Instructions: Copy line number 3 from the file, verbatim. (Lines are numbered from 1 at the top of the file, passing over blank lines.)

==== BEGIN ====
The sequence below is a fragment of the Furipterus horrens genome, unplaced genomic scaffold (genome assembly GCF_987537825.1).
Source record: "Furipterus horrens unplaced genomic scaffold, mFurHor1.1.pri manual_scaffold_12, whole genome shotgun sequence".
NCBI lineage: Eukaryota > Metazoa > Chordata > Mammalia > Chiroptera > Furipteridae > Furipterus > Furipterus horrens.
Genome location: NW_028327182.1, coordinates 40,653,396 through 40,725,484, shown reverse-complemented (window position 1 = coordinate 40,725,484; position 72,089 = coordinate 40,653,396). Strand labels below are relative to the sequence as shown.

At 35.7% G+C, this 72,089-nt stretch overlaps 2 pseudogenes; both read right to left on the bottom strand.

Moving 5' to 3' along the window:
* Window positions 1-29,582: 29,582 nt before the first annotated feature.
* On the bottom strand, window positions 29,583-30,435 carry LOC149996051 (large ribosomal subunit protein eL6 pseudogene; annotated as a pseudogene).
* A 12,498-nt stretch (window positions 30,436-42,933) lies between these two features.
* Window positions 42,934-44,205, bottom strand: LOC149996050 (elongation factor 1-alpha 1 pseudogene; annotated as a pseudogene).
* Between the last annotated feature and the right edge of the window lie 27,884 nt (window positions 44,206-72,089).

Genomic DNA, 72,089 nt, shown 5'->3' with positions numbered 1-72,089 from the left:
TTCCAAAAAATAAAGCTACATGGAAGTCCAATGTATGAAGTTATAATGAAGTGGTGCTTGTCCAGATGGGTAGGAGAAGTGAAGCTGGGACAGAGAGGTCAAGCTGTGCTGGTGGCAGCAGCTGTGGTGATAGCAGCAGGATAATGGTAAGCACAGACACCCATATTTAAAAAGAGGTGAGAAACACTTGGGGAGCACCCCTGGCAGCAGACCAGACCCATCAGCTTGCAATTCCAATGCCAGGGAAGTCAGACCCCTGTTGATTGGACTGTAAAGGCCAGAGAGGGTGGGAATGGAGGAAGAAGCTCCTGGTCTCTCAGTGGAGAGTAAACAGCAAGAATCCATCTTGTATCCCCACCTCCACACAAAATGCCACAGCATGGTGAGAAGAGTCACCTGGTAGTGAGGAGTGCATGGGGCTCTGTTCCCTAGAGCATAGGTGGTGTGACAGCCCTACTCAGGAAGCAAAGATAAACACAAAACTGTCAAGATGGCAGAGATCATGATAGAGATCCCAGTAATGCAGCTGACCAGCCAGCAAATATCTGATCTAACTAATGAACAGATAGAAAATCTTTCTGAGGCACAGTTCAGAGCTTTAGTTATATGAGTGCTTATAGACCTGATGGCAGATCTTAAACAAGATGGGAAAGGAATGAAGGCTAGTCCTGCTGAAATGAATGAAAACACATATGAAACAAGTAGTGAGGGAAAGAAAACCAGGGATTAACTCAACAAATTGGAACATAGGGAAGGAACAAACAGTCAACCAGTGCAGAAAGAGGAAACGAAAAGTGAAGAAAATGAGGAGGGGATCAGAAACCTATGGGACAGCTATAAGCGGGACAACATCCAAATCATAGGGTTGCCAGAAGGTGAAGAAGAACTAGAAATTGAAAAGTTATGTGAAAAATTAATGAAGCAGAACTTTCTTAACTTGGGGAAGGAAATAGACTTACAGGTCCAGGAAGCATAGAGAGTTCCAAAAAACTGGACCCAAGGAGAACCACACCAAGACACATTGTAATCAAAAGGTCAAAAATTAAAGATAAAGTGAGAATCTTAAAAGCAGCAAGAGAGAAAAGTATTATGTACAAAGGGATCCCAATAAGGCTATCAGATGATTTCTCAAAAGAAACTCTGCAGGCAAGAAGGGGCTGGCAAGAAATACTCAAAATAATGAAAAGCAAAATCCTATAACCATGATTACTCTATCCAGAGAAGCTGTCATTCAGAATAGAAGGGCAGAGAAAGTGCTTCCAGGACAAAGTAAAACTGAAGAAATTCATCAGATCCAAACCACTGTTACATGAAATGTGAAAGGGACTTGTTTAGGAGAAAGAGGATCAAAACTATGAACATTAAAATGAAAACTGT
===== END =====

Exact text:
NCBI lineage: Eukaryota > Metazoa > Chordata > Mammalia > Chiroptera > Furipteridae > Furipterus > Furipterus horrens.